Unfortunately, more than half (54%) of sales representatives report they don't have enough data about buyer intent.
So, where do you find that magical buyer intent?
Unfortunately, there's no buyer intent fairy who will deliver that data with a bow on top. You'll have to go looking for it.
The good news is, it's likely hanging out in tools you already have, including:
Your website: There's probably buyer intent data hanging out on your website. Using a tool like Leadfeeder, you can track who visits your website, what pages they view, even how often they visit.
Your email marketing service: Want to know who's actually engaging with your content and reading your content? Dig into your email platform to see what buyer intent data might be handing out there.
Your CRM: Most good CRMs either have buyer intent data (like sales calls, live chat contacts, etc.) or can integrate with buyer intent tools to pull it all into one place.
Once you get that buyer intent data, make sure to filter it so you can spot leads that are ready to buy right away.
Do you know where most buyers start the buying cycle?
Nope, not Google.
According to Harvard Business Review, 84% of B2B buyers kick off their buying process with a referral.
Even better, 91% of customers say they are happy to give out referrals but only 11% of salespeople ask for them.
So the first step to getting referrals is to ask for them. Easy enough, right?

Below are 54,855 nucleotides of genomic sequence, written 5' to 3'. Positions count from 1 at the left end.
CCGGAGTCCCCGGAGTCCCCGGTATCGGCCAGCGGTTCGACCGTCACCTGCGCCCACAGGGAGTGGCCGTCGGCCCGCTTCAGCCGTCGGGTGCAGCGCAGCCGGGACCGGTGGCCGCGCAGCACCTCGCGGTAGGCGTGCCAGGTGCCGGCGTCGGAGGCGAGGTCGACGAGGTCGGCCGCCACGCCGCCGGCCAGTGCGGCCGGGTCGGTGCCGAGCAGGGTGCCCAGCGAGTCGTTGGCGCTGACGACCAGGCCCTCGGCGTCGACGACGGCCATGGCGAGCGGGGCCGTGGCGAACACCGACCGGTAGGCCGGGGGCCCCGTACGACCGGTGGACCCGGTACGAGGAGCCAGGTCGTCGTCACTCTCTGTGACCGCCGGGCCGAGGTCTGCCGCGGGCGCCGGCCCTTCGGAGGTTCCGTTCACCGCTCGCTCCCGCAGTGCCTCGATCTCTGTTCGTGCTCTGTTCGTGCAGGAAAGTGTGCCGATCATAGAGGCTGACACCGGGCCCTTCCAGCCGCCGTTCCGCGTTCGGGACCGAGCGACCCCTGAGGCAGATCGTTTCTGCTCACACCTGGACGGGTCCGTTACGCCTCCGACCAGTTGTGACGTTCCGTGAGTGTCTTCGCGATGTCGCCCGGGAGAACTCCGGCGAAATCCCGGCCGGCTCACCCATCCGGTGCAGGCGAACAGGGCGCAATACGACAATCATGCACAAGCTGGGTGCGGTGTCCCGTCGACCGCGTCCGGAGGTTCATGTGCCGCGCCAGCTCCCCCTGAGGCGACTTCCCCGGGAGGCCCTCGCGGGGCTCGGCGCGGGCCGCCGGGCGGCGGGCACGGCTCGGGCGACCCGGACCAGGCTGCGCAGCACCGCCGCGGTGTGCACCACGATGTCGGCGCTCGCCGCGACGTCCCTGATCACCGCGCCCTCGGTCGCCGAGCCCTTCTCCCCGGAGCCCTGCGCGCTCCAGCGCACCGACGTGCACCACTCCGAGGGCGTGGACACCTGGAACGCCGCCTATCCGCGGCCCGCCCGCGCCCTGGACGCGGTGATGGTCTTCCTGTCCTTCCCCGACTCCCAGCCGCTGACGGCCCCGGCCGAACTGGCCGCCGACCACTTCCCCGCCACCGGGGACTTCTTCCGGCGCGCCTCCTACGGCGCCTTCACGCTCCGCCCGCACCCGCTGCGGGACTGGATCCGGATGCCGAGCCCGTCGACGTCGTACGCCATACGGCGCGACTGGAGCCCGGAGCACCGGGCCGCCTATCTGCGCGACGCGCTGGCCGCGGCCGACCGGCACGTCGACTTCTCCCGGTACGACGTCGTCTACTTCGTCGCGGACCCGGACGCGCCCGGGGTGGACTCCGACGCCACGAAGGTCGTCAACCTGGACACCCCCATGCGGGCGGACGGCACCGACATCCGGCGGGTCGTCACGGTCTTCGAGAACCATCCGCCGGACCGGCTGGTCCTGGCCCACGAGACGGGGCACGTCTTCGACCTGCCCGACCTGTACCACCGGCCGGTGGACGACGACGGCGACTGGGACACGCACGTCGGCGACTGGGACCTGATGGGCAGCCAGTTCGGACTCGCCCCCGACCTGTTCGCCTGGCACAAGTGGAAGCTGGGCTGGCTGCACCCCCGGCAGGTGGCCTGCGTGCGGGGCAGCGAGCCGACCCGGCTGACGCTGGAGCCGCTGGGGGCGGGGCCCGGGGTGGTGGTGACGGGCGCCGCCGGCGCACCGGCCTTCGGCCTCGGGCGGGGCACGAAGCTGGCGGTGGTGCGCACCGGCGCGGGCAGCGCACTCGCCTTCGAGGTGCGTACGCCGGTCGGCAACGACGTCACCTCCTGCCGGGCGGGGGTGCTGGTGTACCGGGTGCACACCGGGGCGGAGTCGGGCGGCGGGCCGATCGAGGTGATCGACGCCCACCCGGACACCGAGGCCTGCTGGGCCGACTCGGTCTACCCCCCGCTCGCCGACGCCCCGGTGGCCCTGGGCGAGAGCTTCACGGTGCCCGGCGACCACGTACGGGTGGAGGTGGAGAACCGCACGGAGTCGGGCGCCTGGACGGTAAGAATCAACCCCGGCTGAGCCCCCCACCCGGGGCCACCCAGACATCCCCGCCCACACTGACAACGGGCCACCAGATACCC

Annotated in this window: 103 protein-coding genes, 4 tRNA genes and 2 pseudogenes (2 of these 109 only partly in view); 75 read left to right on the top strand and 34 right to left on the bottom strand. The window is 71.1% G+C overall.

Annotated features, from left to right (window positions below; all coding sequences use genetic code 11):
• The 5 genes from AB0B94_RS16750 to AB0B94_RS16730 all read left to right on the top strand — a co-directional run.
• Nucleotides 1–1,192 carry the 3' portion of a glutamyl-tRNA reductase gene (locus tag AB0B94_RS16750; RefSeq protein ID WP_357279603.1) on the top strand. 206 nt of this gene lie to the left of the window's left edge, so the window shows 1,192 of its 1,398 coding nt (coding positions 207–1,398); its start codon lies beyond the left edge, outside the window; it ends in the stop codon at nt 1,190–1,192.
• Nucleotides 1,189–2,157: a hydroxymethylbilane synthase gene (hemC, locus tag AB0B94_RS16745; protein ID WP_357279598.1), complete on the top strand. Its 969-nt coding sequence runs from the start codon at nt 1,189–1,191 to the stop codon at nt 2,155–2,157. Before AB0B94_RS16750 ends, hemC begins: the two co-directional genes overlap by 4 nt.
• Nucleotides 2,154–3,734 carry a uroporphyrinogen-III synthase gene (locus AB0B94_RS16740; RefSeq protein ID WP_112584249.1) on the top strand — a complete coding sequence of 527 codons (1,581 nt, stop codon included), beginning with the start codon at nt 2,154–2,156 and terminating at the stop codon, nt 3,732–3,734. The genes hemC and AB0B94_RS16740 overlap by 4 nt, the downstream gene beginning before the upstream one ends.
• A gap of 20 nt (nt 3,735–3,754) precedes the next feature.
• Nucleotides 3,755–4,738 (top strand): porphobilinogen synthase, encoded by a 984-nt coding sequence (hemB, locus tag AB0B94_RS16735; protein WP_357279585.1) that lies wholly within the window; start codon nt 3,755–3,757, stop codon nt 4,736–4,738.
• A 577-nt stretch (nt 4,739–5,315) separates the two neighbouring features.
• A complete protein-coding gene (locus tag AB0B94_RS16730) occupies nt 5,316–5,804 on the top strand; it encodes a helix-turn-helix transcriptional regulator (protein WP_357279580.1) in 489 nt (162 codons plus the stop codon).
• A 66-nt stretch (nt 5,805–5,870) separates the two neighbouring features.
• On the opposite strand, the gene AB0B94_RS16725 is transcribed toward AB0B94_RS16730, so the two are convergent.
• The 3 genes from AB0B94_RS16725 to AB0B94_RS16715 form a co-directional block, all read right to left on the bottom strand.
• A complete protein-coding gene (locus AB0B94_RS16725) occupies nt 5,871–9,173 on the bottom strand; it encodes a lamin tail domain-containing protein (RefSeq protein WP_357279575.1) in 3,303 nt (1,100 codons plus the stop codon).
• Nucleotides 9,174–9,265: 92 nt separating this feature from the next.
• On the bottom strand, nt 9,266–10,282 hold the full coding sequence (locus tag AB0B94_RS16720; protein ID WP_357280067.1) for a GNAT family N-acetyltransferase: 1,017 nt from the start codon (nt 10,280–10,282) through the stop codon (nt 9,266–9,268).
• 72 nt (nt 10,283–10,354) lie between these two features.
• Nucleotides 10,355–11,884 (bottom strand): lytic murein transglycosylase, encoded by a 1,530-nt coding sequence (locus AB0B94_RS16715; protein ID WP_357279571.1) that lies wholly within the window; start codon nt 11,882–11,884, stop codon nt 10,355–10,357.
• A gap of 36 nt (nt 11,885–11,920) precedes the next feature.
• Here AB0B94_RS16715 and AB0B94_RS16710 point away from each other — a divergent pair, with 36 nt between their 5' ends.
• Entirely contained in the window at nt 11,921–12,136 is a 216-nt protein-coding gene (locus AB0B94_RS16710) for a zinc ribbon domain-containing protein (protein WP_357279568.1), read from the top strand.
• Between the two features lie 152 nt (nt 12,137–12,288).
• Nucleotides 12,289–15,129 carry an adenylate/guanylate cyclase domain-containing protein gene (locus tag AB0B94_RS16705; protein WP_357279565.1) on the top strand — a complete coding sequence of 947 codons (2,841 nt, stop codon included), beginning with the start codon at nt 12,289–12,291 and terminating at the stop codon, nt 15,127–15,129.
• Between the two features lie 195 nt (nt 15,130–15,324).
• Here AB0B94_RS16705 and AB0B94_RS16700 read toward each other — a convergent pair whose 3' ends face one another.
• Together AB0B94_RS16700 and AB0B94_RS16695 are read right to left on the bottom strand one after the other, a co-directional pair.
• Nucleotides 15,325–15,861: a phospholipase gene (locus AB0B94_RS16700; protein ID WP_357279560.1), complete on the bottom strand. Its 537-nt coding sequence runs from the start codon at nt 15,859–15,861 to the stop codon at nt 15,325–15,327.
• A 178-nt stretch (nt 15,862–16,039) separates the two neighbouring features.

You also need to make sure to ask at the right time — which is after a positive interaction.
Some sales ask for a referral right after they close a deal. That can work well if you have a referral program, like Leadfeeder does:
After someone has closed, they're likely excited about the product and are willing to send emails to their friends, especially if there is something in it for them.
Personally, I like to let them see what we can do first.
I suggest setting a triggered action that indicates they're having success with your product and then following up to ask for a referral.
For us, that's usually after they’ve seen a solid number of qualified leads and are actively using the product — waiting for the client to see ROI is a good sales prospecting best practice.
Once they've taken that action, I reach out with a personalized email or call to check-in and ask if they're willing to share their success with someone else.
In most cases, they’re happy with their success and willing to refer us to friends or colleagues in their industry.
Prospecting is hard, but it's also the foundation of the sales process. Get the prospecting step wrong and even the best salespeople won't reach their quota.
To succeed at prospecting, focus on understanding your ICP and buyer personas, monitoring your accounts for intent signals, and asking for referrals.
Above all, remember the buyer is in charge — so you may need to adjust your approach to meet them where they are in the process.
Note: Leadfeeder identifies site visitors and tracks buyer intent. Sign up for a free two week trial.